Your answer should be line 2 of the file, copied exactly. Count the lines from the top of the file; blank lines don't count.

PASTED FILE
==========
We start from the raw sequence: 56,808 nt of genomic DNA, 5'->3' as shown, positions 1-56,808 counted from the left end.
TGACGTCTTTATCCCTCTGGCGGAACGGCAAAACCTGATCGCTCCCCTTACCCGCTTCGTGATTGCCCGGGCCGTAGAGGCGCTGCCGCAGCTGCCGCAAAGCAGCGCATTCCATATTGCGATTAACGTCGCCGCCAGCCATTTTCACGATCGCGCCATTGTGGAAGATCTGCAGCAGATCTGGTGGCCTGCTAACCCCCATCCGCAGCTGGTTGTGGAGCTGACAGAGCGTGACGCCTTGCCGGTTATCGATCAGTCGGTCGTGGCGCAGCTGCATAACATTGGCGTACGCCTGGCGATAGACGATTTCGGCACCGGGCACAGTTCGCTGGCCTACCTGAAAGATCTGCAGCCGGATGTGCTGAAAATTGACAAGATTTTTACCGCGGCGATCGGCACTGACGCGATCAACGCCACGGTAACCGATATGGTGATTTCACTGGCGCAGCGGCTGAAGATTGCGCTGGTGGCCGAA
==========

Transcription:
TGACGTCTTTATCCCTCTGGCGGAACGGCAAAACCTGATCGCTCCCCTTACCCGCTTCGTGATTGCCCGGGCCGTAGAGGCGCTGCCGCAGCTGCCGCAAAGCAGCGCATTCCATATTGCGATTAACGTCGCCGCCAGCCATTTTCACGATCGCGCCATTGTGGAAGATCTGCAGCAGATCTGGTGGCCTGCTAACCCCCATCCGCAGCTGGTTGTGGAGCTGACAGAGCGTGACGCCTTGCCGGTTATCGATCAGTCGGTCGTGGCGCAGCTGCATAACATTGGCGTACGCCTGGCGATAGACGATTTCGGCACCGGGCACAGTTCGCTGGCCTACCTGAAAGATCTGCAGCCGGATGTGCTGAAAATTGACAAGATTTTTACCGCGGCGATCGGCACTGACGCGATCAACGCCACGGTAACCGATATGGTGATTTCACTGGCGCAGCGGCTGAAGATTGCGCTGGTGGCCGAA